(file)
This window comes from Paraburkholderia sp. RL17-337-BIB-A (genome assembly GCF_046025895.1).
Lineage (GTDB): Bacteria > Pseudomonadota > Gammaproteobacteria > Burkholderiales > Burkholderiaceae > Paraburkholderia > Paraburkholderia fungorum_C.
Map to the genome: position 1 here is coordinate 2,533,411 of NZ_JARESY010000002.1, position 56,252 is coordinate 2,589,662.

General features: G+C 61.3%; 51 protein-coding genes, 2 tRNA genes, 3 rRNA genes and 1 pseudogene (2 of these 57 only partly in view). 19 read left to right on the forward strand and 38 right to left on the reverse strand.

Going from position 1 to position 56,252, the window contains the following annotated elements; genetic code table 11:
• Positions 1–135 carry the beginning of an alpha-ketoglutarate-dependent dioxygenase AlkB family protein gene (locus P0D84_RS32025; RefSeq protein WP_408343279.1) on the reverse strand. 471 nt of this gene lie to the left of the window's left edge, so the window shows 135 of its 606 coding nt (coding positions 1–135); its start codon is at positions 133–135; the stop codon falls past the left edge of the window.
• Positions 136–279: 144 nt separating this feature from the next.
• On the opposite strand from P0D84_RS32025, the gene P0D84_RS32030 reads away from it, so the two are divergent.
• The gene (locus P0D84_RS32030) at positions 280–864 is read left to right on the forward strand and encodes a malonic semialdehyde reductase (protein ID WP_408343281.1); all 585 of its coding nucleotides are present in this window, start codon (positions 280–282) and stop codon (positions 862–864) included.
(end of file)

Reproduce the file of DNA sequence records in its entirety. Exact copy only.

This window comes from Paraburkholderia sp. RL17-337-BIB-A (genome assembly GCF_046025895.1).
Lineage (GTDB): Bacteria > Pseudomonadota > Gammaproteobacteria > Burkholderiales > Burkholderiaceae > Paraburkholderia > Paraburkholderia fungorum_C.
Map to the genome: position 1 here is coordinate 2,533,411 of NZ_JARESY010000002.1, position 56,252 is coordinate 2,589,662.

General features: G+C 61.3%; 51 protein-coding genes, 2 tRNA genes, 3 rRNA genes and 1 pseudogene (2 of these 57 only partly in view). 19 read left to right on the forward strand and 38 right to left on the reverse strand.

Going from position 1 to position 56,252, the window contains the following annotated elements; genetic code table 11:
• Positions 1–135 carry the beginning of an alpha-ketoglutarate-dependent dioxygenase AlkB family protein gene (locus P0D84_RS32025; RefSeq protein WP_408343279.1) on the reverse strand. 471 nt of this gene lie to the left of the window's left edge, so the window shows 135 of its 606 coding nt (coding positions 1–135); its start codon is at positions 133–135; the stop codon falls past the left edge of the window.
• Positions 136–279: 144 nt separating this feature from the next.
• On the opposite strand from P0D84_RS32025, the gene P0D84_RS32030 reads away from it, so the two are divergent.
• The gene (locus P0D84_RS32030) at positions 280–864 is read left to right on the forward strand and encodes a malonic semialdehyde reductase (protein ID WP_408343281.1); all 585 of its coding nucleotides are present in this window, start codon (positions 280–282) and stop codon (positions 862–864) included.